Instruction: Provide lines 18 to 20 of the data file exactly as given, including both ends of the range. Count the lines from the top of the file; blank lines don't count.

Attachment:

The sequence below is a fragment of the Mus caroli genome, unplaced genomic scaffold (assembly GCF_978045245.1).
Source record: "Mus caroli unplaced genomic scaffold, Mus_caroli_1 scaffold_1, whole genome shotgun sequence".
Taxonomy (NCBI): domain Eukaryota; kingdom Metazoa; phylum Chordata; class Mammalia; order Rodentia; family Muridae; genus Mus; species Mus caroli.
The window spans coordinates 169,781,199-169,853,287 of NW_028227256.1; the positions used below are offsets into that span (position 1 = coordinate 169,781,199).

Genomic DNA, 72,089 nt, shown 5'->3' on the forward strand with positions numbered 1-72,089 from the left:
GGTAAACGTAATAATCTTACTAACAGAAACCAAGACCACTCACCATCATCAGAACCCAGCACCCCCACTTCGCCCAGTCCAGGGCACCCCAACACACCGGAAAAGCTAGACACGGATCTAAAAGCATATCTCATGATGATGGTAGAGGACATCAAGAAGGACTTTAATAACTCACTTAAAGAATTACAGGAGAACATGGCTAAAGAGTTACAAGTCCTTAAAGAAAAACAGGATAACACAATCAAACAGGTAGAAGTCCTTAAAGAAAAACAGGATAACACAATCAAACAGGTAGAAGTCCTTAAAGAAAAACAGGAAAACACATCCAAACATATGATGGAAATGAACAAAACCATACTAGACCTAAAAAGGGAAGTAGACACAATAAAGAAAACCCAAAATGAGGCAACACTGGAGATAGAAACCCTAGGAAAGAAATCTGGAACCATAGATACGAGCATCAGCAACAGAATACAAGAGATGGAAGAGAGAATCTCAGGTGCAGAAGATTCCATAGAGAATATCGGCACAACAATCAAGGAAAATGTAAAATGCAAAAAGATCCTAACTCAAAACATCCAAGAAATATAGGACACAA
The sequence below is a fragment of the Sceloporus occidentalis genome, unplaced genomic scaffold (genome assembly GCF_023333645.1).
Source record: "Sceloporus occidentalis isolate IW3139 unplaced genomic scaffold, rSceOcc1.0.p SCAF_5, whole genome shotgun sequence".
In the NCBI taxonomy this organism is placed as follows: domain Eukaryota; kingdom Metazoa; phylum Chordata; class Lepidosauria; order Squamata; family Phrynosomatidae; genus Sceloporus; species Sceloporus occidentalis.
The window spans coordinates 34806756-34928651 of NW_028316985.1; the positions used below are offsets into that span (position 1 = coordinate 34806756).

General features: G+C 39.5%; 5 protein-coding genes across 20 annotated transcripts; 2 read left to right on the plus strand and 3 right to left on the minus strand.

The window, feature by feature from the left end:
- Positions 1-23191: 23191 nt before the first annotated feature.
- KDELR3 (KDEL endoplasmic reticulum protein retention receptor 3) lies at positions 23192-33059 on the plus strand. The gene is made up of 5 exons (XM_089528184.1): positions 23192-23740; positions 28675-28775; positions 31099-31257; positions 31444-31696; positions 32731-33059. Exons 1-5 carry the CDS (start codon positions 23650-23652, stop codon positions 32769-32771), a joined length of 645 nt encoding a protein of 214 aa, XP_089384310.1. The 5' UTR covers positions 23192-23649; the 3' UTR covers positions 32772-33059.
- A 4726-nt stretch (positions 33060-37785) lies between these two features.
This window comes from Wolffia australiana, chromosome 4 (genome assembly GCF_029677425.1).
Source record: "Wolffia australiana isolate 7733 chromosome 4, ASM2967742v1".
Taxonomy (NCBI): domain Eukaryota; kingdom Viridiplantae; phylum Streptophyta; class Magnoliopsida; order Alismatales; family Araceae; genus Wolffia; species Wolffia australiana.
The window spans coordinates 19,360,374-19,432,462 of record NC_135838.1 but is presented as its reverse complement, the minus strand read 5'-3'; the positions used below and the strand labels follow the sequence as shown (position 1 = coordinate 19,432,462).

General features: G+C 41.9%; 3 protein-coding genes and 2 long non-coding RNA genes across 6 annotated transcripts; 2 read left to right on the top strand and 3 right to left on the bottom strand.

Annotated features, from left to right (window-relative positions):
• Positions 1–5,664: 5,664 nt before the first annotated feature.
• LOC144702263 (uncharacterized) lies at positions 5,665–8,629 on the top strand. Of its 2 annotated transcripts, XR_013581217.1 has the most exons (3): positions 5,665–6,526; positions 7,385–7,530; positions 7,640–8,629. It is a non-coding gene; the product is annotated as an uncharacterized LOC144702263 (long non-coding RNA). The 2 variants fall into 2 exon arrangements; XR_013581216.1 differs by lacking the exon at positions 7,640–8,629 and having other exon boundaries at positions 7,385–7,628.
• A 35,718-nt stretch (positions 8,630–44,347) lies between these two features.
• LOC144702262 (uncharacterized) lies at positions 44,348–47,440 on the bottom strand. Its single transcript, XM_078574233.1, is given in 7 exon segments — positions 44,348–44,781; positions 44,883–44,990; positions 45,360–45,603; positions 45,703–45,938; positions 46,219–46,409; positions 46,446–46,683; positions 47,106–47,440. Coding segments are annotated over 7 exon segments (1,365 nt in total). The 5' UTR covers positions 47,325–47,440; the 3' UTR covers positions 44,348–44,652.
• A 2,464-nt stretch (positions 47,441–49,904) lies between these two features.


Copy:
Taxonomy (NCBI): domain Eukaryota; kingdom Viridiplantae; phylum Streptophyta; class Magnoliopsida; order Alismatales; family Araceae; genus Wolffia; species Wolffia australiana.
The window spans coordinates 19,360,374-19,432,462 of record NC_135838.1 but is presented as its reverse complement, the minus strand read 5'-3'; the positions used below and the strand labels follow the sequence as shown (position 1 = coordinate 19,432,462).

General features: G+C 41.9%; 3 protein-coding genes and 2 long non-coding RNA genes across 6 annotated transcripts; 2 read left to right on the top strand and 3 right to left on the bottom strand.